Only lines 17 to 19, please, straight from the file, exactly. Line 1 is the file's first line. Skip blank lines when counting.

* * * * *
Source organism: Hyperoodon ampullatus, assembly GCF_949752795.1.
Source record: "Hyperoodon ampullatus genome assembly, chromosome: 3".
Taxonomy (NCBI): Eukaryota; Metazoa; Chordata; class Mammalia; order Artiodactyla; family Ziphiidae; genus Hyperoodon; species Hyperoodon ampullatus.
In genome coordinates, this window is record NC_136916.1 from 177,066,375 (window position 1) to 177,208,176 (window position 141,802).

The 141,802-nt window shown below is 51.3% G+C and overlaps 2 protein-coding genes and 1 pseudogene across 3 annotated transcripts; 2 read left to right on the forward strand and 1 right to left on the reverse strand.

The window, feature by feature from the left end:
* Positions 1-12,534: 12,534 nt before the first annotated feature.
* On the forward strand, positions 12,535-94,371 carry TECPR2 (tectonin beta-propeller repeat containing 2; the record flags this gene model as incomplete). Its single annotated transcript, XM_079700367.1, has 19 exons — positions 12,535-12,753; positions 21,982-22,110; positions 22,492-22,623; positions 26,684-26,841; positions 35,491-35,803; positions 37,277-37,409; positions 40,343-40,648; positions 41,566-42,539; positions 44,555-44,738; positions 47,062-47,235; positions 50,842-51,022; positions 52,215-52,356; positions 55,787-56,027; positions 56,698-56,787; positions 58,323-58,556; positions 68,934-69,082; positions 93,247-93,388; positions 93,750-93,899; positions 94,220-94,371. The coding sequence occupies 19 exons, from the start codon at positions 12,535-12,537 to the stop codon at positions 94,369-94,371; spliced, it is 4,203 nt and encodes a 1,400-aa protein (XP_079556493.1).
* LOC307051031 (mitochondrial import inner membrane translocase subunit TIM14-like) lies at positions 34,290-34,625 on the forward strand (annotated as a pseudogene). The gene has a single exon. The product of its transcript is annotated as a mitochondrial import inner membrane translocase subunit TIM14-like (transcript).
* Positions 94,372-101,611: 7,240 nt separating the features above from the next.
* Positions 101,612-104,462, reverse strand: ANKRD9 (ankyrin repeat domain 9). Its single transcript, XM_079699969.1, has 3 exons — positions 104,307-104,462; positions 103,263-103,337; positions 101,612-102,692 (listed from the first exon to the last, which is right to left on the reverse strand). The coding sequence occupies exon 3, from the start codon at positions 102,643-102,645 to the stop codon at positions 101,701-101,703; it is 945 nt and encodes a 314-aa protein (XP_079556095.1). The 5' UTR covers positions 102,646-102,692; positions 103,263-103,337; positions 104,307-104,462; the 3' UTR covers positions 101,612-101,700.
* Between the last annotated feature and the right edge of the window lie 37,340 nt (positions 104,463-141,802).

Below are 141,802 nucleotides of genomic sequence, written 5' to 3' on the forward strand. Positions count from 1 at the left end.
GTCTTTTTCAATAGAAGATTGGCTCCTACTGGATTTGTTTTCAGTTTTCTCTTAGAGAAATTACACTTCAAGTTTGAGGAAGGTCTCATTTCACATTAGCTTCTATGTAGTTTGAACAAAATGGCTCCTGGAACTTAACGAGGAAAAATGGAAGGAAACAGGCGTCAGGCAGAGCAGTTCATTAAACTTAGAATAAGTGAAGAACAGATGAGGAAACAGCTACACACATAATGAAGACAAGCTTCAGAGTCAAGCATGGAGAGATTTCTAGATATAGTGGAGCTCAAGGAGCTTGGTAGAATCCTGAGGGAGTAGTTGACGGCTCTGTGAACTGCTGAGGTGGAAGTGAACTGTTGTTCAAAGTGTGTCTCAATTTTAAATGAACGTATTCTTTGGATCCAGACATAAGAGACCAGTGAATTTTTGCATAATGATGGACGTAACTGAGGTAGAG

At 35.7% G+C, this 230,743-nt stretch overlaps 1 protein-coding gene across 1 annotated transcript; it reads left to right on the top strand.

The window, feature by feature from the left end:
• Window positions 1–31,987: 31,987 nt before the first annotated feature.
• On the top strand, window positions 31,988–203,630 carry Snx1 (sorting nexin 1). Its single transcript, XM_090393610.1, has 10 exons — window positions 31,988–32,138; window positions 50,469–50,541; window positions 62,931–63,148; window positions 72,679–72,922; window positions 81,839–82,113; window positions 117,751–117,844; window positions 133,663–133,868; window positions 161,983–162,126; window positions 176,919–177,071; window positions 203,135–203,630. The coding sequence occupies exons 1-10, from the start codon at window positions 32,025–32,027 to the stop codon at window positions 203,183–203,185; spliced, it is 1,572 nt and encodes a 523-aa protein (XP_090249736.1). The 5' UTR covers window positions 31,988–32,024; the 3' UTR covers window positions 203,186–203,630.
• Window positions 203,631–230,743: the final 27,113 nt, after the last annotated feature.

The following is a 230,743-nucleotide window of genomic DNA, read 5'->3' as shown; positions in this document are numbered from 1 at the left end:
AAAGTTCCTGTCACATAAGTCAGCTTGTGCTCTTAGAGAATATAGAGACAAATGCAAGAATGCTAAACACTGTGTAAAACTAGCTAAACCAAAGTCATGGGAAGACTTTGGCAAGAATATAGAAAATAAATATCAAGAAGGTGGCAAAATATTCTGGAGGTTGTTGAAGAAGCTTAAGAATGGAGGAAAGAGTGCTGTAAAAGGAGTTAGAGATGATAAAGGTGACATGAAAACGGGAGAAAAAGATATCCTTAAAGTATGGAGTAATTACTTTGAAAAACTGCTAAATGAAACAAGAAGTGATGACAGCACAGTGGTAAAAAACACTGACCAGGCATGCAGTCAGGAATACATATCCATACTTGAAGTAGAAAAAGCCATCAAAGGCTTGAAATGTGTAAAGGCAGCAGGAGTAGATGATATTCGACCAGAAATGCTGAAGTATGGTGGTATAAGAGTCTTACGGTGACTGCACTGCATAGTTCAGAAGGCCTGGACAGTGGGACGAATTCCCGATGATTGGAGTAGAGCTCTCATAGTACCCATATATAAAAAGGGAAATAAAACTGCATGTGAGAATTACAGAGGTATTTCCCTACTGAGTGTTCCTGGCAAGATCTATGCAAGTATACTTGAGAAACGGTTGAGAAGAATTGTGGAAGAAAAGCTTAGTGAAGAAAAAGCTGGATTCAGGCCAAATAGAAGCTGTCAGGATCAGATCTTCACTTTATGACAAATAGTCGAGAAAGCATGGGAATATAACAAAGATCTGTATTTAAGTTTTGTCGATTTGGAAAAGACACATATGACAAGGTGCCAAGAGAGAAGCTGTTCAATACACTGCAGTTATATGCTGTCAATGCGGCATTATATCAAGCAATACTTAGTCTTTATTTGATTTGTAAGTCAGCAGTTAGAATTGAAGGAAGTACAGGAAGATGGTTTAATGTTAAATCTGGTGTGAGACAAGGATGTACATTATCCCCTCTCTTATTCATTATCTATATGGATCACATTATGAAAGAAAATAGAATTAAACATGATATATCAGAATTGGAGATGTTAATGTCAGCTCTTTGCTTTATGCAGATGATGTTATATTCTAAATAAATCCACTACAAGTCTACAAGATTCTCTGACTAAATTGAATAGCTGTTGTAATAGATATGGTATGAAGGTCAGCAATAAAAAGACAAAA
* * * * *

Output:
• Window positions 1–31,987: 31,987 nt before the first annotated feature.
• On the top strand, window positions 31,988–203,630 carry Snx1 (sorting nexin 1). Its single transcript, XM_090393610.1, has 10 exons — window positions 31,988–32,138; window positions 50,469–50,541; window positions 62,931–63,148; window positions 72,679–72,922; window positions 81,839–82,113; window positions 117,751–117,844; window positions 133,663–133,868; window positions 161,983–162,126; window positions 176,919–177,071; window positions 203,135–203,630. The coding sequence occupies exons 1-10, from the start codon at window positions 32,025–32,027 to the stop codon at window positions 203,183–203,185; spliced, it is 1,572 nt and encodes a 523-aa protein (XP_090249736.1). The 5' UTR covers window positions 31,988–32,024; the 3' UTR covers window positions 203,186–203,630.
• Window positions 203,631–230,743: the final 27,113 nt, after the last annotated feature.